According to Keitt Exporters Ltd Managing Director Asif Amin, the demand for Kenyan avocados has been on an upward trend for the last three years as exporters, as well as growers, have done their best in meeting the international market standards.
“We are looking into a very good future as the demand can only get better. One of the major steps that has seen us achieve the 10 percent growth at Keitt, is putting farmers under one umbrella body so as to enhance efficiency in our operations. This makes it easier in terms of training and trading. We also work with non-governmental organisations which have been instrumental in training farmers on how to handle their produce after harvesting, as well helping them with logistics after harvesting,” explains Amin.
Keitt, a leading fruit and vegetable exporter, has so far contracted over 1,000 growers and has been working with them for the last four years. It exported 180 containers of avocados in 2014, 230 in 2015 and this year so far, 280 containers have already gone out by sea and almost the same tonnage has been shipped to different destinations by air.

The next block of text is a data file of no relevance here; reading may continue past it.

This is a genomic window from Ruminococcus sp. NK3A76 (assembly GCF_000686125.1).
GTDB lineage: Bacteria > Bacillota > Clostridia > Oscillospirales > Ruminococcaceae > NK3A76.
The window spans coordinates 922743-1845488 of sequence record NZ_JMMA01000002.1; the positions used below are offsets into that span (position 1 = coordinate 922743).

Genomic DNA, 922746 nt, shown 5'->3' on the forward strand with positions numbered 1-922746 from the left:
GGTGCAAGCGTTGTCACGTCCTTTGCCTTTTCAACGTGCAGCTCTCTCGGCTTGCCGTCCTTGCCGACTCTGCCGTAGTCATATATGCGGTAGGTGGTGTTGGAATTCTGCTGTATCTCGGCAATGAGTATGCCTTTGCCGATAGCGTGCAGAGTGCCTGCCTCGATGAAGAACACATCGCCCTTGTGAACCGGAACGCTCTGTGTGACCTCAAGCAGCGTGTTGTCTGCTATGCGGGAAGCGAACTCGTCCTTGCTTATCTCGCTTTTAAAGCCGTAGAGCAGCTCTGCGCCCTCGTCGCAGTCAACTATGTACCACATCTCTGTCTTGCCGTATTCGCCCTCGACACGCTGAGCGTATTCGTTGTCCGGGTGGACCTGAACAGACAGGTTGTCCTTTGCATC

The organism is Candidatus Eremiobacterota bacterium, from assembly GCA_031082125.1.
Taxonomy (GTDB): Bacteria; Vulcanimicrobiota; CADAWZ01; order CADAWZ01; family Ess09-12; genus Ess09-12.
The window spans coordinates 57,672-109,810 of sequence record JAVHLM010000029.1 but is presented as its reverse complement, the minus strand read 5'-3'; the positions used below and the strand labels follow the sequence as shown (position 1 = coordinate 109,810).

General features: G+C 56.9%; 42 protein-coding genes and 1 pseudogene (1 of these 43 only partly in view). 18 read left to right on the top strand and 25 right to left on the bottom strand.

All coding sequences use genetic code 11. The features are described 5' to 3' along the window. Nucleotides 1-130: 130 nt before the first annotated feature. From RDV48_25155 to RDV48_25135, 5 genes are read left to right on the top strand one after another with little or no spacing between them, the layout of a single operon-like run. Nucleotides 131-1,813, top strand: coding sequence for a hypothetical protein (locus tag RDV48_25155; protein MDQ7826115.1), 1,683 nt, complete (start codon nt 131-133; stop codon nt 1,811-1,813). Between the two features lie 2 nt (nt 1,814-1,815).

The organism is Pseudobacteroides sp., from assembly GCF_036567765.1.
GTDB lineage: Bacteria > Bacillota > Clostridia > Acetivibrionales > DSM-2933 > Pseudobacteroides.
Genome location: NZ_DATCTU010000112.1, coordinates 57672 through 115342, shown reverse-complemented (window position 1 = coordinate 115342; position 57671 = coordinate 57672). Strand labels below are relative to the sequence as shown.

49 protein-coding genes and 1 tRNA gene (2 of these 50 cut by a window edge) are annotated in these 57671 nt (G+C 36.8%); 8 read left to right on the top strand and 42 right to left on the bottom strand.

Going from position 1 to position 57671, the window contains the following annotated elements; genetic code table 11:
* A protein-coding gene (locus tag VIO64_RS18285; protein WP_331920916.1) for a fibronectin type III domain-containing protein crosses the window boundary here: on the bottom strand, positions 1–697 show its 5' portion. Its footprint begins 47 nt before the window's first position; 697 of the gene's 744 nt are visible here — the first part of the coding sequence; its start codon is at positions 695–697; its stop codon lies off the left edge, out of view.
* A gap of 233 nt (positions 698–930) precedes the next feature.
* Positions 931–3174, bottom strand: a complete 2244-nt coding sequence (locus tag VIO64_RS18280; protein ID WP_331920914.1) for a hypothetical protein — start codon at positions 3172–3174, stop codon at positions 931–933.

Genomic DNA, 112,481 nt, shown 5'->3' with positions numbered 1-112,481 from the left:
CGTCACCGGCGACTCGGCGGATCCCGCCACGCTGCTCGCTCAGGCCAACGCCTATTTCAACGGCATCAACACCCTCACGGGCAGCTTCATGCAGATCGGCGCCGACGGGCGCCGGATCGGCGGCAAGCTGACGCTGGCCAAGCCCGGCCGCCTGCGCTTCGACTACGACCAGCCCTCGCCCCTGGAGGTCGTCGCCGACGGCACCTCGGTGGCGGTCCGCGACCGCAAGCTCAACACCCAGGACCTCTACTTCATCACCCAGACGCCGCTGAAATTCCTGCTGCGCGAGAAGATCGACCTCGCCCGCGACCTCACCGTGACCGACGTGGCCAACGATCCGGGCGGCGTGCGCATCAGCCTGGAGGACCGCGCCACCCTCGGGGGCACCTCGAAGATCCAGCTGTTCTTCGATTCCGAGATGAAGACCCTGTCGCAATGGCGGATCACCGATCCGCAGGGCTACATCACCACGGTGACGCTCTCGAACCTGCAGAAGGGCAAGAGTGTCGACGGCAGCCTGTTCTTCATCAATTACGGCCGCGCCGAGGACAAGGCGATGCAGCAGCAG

“We have been in this business for 16 years now and every year is different from the other. Our Dubai market especially continues to grow as there are exporters who also export our avocados on to neighbouring countries such as Saudi Arabia and Qatar,” explains Amin. One of the challenges that Keitt as well as other exporters have had to grapple with, is the high cost of freight which is as much as double compared to other countries such as Peru and Chile.
Keitt exports avocados to the Netherlands, Dubai, Saudi Arabia, Malaysia, Singapore, Hong Kong, France and Spain. Hass and Fuerte are the main varieties that Keitt exports, with Hass going to Europe and Fuerte mostly going to Middle East. The company also offers organic avocados but so far only Germany and Dubai have shown interest in this variety.
At the moment, the company is gearing up for the mango season which starts in October. Keitt could be looking forward to a good season if the crop is anything to go by. “Our season window favours us as it goes for six months. We are also at an advantage as Pakistan's season is usually low and they are our main competitor. Our main variety is Apple mango which we mainly export to the Middle East. We are very excited about the upcoming season as the quality of Mangoes looks good so far,” adds Amin.
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